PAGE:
On March 7, three National Oceanic and Atmospheric Administration (NOAA) weather stations detected the fall of what they believed to be a meteorite around 16 miles off the coast of Washington.
“The fall was widely seen around local areas and widely heard around local areas – it came with some loud sonic booms,” Marc Fries, the cosmic dust curator for NASA, told Live Science.
Brittany Bryson, who was sitting in a fast-food drive-through when it happened revealed a bright flash filled the sky, followed by a boom so loud it rattled her car.
“We thought it was a spaceship,” she admitted.
“We thought it was a spaceship”
Now, four months later, Ocean Exploration Trust is working with NOAA and NASA to locate the object.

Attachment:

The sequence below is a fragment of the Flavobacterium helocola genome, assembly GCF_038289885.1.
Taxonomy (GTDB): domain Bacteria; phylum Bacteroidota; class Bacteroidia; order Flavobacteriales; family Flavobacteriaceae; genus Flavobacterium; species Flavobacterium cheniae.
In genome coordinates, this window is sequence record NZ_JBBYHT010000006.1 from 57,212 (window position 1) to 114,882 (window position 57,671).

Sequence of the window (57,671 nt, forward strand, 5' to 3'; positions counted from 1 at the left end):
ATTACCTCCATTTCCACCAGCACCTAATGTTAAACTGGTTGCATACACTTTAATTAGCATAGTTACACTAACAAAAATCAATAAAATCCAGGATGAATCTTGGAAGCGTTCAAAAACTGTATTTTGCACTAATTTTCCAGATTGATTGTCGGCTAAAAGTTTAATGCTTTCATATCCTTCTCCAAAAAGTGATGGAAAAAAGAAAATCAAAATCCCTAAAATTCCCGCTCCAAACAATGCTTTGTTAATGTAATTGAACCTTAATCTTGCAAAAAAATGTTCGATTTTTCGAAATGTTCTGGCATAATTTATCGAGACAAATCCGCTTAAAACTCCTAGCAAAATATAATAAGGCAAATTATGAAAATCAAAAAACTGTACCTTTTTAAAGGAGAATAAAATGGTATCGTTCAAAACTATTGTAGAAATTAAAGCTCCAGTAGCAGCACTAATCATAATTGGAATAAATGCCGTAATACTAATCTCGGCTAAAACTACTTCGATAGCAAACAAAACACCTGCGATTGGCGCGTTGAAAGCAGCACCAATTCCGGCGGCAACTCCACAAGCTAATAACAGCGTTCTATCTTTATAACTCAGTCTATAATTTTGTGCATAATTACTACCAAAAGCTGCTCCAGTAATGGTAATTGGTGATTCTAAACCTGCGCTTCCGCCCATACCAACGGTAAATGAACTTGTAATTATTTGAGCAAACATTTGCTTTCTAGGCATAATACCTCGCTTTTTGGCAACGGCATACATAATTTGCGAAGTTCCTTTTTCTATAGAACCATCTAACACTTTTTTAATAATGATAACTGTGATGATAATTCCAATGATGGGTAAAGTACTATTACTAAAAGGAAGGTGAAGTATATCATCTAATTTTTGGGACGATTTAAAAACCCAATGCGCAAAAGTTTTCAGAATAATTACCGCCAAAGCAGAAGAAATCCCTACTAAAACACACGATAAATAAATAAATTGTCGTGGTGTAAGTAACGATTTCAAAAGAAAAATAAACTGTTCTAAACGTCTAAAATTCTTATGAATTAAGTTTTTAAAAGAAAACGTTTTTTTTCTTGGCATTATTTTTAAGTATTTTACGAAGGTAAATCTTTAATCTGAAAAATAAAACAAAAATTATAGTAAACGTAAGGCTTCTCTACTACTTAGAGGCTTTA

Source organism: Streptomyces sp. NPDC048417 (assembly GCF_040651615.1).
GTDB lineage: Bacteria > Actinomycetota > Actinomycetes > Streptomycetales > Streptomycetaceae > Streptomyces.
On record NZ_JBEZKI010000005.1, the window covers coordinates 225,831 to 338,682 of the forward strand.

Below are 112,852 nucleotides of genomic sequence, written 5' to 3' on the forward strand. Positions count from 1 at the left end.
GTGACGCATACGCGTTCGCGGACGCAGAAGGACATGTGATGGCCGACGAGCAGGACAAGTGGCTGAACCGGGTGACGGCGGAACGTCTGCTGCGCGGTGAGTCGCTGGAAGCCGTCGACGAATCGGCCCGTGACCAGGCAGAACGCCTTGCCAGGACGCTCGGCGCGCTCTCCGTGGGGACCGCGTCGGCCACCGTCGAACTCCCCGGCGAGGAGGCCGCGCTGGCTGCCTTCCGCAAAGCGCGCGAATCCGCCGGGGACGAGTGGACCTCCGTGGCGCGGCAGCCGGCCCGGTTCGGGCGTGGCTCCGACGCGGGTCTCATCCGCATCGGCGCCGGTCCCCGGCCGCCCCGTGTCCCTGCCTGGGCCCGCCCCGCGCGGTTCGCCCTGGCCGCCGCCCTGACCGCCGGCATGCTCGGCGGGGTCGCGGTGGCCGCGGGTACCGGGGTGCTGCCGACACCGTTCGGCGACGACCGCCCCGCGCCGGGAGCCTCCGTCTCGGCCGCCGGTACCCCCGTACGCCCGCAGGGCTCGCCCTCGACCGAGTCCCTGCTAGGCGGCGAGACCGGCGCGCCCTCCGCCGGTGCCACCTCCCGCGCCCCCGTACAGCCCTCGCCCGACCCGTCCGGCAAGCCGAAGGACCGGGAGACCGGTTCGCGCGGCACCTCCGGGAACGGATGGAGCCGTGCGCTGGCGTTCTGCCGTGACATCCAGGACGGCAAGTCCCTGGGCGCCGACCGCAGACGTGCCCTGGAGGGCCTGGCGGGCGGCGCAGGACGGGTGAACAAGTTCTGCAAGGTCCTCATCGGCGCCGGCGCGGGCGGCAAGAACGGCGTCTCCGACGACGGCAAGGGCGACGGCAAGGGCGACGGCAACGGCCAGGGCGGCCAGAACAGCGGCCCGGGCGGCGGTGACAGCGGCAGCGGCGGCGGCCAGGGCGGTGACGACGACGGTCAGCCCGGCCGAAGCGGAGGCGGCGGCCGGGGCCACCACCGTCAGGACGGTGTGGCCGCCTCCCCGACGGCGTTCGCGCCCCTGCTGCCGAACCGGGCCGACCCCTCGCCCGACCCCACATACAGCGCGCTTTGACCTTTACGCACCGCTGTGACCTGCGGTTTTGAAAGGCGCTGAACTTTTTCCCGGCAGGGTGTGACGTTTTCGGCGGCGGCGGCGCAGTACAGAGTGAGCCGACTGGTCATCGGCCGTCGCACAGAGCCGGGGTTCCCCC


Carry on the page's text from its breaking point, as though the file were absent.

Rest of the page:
On July 1, the Exploration Vessel Nautilus investigated about 0.4 square miles of water in the Olympic Coast National Marine Sanctuary.
And a day later, scientists deployed two remote-controlled submarines – the Hercules and the Argus – to investigate the seafloor.
It is the first time scientists have intentionally attempted to recover a meteorite from the ocean.
Eastern Russia’s Lake El’gygytgyn, which sits inside a small asteroid impact crater
Since the operation began, the search uncovered two tiny fragments of molten rock to be analysed.
And now conspiracists are claiming NASA are trying to cover up something much larger.
Tyler Glockner, who runs YouTube channel secureteam10, believes too many people saw the phenomenon for the government to ignore it.
An artist’s impression of NASA’s X-43A Hypersonic Experimental Vehicle aka ‘Hyper-X’
His video now has more than 320,000 hits and viewers were quick to share their own opinions.
“Definitely, something fishy going on,” one viewer believed.
And another added: “Whatever it was, they’re very interested in it.”